Trump plays stall ball at the Supreme Court
Trump after he learned from the DC Appeals Court that he has no permanent immunity from prosecution for crimes. Now he is delaying things with superfluous appeals to the Supreme Court to send back the case to the Appeals Court, this time to the full court rather than a panel from the court. The Supreme Court has given Special Counsel Smith a week to respond to the latest delay tactics. (AP Photo/Manuel Balce Ceneta)

WASHINGTON—Donald Trump is playing stall ball again, this time at the U.S. Supreme Court.

Trump isn’t directly challenging a three-judge appellate court panel ruling that he’s a regular citizen, not president anymore, and thus can’t use presidential immunity forever to deny a federal criminal trial on four charges covering the Trumpites’ Jan. 6, 2021, U.S. Capitol insurrection, invasion and attempted coup d’etat. Immunity would literally sabotage the trial.

Instead, Trump wants the justices to issue an emergency order to the full 11-judge U.S. Circuit Court of Appeals for the District of Columbia to hear and rule on his immunity claim. And then, if he loses, he’ll take the case to the Supreme Court. More delays.

Adding to the delay, the Supreme Court today ordered Special Counsel Jack Smith to respond to the Trump request by next Tuesday before they make any decision on the latest Trump delay tactic.

The four D.C. federal charges against Trump include defrauding the government and, most importantly, depriving citizens of their rights to vote and to have their votes counted honestly.

Serial sexual wrongdoer and would-be dictator Trump did that, the indictment says, by his orders for the insurrection which prevented the counting of the electoral votes that January day, and by his slates of fake electors. Both were designed to beat Democratic nominee Joe Biden.

The practical impact of Trump’s move: Until the High Court decides one way or another, on Trump’s “emergency” request, Trump’s trial before U.S. District Court Judge Tanya Chutkan is delayed again.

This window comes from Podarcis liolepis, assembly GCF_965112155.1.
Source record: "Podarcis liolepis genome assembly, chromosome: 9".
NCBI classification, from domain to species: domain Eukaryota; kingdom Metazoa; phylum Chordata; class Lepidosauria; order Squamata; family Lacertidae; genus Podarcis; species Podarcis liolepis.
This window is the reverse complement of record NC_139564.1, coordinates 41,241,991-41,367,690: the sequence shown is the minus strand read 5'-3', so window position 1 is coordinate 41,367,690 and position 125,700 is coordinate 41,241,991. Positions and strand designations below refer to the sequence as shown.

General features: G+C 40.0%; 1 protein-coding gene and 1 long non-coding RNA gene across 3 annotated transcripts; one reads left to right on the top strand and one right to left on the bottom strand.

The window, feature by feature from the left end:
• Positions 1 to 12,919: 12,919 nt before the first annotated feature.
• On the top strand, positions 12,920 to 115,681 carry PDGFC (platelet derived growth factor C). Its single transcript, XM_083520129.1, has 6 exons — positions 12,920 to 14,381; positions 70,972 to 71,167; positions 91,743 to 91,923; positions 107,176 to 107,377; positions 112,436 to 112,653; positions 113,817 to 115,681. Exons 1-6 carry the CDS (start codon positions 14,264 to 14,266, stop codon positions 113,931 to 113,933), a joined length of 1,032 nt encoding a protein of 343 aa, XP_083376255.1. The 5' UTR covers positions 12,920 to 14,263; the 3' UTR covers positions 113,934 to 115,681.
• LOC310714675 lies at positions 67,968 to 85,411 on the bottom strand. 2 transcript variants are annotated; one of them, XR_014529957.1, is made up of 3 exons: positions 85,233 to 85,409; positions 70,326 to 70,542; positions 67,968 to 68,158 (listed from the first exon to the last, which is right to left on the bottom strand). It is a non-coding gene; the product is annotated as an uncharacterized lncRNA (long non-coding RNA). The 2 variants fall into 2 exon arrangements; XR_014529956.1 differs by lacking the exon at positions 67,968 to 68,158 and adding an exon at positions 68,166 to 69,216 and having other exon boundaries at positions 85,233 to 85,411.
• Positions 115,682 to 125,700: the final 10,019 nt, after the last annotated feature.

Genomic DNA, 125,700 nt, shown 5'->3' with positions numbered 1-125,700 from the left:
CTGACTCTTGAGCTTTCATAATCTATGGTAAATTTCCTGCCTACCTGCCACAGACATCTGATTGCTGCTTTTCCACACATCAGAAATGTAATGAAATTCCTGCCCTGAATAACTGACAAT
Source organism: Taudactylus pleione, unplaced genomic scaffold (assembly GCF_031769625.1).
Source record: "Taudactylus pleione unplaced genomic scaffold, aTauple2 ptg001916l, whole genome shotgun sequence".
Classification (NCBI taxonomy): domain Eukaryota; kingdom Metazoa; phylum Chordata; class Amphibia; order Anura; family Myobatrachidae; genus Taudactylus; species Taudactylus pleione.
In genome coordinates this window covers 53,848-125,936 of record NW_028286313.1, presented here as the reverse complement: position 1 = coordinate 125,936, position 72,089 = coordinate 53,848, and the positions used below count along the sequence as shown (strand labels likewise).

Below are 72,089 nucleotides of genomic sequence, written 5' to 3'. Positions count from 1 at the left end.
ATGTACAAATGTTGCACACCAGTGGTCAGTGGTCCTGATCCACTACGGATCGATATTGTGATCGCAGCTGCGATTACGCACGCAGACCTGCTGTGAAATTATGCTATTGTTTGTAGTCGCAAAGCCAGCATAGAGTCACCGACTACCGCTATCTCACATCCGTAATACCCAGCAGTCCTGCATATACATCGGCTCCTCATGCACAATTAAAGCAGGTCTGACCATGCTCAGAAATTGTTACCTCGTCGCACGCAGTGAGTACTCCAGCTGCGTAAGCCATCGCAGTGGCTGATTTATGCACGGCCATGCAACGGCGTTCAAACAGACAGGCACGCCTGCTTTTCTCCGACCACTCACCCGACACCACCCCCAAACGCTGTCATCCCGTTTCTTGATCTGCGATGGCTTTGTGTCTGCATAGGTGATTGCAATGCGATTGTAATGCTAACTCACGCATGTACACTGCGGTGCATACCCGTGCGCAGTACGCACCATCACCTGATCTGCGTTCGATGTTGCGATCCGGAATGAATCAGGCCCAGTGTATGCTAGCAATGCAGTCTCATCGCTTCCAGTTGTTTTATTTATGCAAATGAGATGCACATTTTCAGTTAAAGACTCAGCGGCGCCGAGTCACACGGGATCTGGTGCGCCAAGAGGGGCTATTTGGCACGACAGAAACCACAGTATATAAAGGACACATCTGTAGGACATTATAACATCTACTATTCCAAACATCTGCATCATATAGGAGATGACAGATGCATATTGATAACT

In football terms, it’s called running out the clock.

Trump’s moves had already pushed the trial past Judge Chutkan’s original starting date of March 4, the day before Super Tuesday’s big slate of presidential primaries. That still leaves him facing 87 other counts, mostly dealing with the insurrection, in other trials, in New York, Georgia, and Florida.

But delay is just what Trump wants. It’s a common tactic he’s used in his long and litigious business career…delay, delay, delay until your opponent is exhausted, the money is gone, witnesses’ memories are failing, or until you can get it thrown out completely.

That’s how Trump avoided paying health and pension benefits to 1,000 unionized workers, and their local, Unite Here Local 54, for years after he had them erect the Trump Taj Mahal casino in Atlantic City, N.J.

By the time the two sides settled—for a fine against the casino—Trump had taken it into bankruptcy and lost it there. The new owner, superrich investor Carl Icahn, paid the fine. He had threatened to close the casino if he had to pay the full benefits.

There’s one other big reason Trump wants to stall Chutkan’s trial and its jury: The November election.

If Trump wins this fall and takes office on Jan. 20, 2025, his handpicked toadies at the Justice Department could walk into Judge Chutkan’s court and drop the whole case. With Trump’s attorneys agreeing, the judge would be virtually powerless against the demand.


Mark Gruenberg
Mark Gruenberg

Award-winning journalist Mark Gruenberg is head of the Washington, D.C., bureau of People's World. He is also the editor of the union news service Press Associates Inc. (PAI). Known for his reporting skills, sharp wit, and voluminous knowledge of history, Mark is a compassionate interviewer but tough when going after big corporations and their billionaire owners.